Posts Tagged Personal Digital Devices

Personal Digital Devices and Learning

My school has gone down the 1 to 1 device route.  Year 5 and 8 this year have had devices introduced into their learning environments and then progressively over the next couple of years personal digital devices (PDDs) are being introduced into the other learning environments.

This implementation is different from most other schools I know of, for two reasons. (I would be interested to discover other schools that are similar.) Firstly it was the pedagogy being employed by the school that triggered the need and demand for better access to digital information and processing. The school is seriously investing in pedagogical developing, changing learning so that it is personalised, collaborative, constructivist and deep thinking in nature. It has not resulted from a government mandated and funded program or an elitist laptop program that has placed devices into classrooms that don’t get used because teaches have not changed how they teach. (A generalization I know, but I do also know it’s a reality in many schools)

Secondly notice I have been using the term device not laptop. The school has taken the decision to use a university model of device tooling.  That is the students provide their own device, and can choose to bring whatever device they want.  Parents were given some advice as to what was needed such as Wi-Fi ability, and basic software / app suggestions (word processor, spread sheet, presentation software). Thus the array of devices is impressive, 17′ laptops, 10’netbooks, Windows, Mac, and iPads. Three different operating systems and endless variations in specifications and software.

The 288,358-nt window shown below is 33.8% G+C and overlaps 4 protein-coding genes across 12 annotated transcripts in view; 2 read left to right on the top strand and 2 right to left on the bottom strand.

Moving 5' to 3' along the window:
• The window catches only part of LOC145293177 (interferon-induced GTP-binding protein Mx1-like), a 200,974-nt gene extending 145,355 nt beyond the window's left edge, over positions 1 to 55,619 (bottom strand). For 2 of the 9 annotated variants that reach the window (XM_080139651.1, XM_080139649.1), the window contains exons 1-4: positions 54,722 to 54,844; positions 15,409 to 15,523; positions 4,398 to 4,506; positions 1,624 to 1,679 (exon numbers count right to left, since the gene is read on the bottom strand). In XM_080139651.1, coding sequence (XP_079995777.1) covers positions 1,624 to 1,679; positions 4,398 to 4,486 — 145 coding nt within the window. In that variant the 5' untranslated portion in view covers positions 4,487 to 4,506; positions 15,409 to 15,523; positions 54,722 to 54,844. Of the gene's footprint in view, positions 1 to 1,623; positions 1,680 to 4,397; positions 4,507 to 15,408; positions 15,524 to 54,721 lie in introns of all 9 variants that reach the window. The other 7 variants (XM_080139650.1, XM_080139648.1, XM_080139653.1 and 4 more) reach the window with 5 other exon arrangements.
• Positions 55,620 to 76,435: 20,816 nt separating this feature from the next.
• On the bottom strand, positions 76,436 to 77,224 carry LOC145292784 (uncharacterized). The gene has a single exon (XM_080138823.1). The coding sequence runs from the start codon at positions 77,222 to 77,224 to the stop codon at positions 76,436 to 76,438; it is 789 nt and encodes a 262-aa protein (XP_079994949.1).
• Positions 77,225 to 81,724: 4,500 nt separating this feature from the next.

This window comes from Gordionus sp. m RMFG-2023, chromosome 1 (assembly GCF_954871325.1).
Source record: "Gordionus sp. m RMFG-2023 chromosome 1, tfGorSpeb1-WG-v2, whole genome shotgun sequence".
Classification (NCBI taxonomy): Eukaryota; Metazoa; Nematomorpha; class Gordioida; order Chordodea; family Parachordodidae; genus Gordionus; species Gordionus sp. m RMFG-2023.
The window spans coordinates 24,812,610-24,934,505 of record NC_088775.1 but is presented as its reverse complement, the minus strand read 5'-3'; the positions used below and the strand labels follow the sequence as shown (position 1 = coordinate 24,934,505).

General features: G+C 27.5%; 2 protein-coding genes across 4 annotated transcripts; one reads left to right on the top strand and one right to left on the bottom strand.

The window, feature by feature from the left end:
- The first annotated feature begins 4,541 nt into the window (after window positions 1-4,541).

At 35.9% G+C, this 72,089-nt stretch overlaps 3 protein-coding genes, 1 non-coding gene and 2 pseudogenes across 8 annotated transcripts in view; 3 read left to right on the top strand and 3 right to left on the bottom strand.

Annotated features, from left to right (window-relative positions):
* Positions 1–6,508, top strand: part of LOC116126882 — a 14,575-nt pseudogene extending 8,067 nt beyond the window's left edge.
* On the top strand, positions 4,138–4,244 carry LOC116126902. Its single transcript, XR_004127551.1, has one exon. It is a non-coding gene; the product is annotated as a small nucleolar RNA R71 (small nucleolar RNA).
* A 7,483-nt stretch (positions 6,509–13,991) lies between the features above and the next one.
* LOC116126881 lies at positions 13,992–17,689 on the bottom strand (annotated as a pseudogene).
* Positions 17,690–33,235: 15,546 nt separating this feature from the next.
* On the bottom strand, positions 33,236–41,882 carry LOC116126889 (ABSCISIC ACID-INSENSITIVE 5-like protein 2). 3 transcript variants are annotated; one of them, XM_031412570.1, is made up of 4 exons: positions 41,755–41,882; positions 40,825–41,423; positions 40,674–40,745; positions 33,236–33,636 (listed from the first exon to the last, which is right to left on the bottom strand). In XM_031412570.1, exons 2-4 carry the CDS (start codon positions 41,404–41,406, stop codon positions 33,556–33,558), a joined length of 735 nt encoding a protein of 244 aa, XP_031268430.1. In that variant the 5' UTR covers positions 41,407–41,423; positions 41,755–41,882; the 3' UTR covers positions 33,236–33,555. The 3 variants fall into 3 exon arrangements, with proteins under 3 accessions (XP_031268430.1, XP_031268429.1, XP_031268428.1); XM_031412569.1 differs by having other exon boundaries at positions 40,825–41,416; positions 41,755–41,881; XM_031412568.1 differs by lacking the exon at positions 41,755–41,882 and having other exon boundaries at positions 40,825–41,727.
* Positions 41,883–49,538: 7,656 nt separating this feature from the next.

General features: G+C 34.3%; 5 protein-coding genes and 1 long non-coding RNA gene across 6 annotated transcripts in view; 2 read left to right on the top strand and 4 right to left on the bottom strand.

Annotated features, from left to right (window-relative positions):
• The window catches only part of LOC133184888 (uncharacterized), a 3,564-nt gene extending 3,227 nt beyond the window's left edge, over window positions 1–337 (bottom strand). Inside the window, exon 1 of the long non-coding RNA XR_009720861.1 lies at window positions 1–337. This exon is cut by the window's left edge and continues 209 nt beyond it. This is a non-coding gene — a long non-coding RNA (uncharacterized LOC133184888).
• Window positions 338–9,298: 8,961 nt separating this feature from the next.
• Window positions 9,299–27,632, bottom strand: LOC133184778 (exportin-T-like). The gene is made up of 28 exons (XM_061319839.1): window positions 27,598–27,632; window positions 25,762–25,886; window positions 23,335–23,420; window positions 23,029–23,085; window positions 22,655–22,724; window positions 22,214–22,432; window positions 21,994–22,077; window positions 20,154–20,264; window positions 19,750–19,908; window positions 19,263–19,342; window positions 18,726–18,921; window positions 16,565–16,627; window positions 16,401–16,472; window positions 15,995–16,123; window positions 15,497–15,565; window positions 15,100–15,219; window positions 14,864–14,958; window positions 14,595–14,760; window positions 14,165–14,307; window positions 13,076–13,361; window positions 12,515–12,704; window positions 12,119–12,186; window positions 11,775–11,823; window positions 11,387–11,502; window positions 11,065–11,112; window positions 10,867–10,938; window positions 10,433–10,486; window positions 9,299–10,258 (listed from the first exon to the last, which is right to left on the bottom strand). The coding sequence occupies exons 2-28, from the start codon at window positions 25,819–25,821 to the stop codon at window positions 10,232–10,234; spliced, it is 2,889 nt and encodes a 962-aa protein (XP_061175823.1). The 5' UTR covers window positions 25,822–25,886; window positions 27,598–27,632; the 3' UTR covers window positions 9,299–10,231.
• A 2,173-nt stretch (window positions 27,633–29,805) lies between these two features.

The first couple of weeks were manic mostly because of Wi-Fi issues, with many devices that could not connect. This has mostly been sorted and as part of the year 8 integrated unit (Quest) teaching team I’m able to walk around our open space learning area (SCIL) and observe 90-140 students working productively, independently or collaboratively, on tasks.  In this environment teachers act more often as mentors and guides getting students to think more deeply about concepts and skills rather than being the providers of knowledge. Sounds great and it is. I often have to stop and reflect how different it is to what I have done in the past.

I was walking past a group of teachers the other day and one made the observation that it was actually very difficult to find students doing the wrong thing.  They meant this in a positive way. Students are so engaged that they are not wasting time and energy off task.  It immediately struck me that he was right. 95% of the students are intrinsically motivated and engage with the learning tasks.  But on further reflection and on examination of work being produce there are some students that look busy, look engaged but are not producing much in a lesson.  How do we ‘catch’ these students, what gives them away? The answer is age-old, active teachers who take the time to get to know their students individually.  You engage them, by personalizing and differentiating tasks. Knowing your students also informs your decisions of when to give direct instruction and when to let them uncover and discover for themselves. Teaching continues to be an art form, not a science, it needs to be relational and active.

Leave a Comment

%d bloggers like this: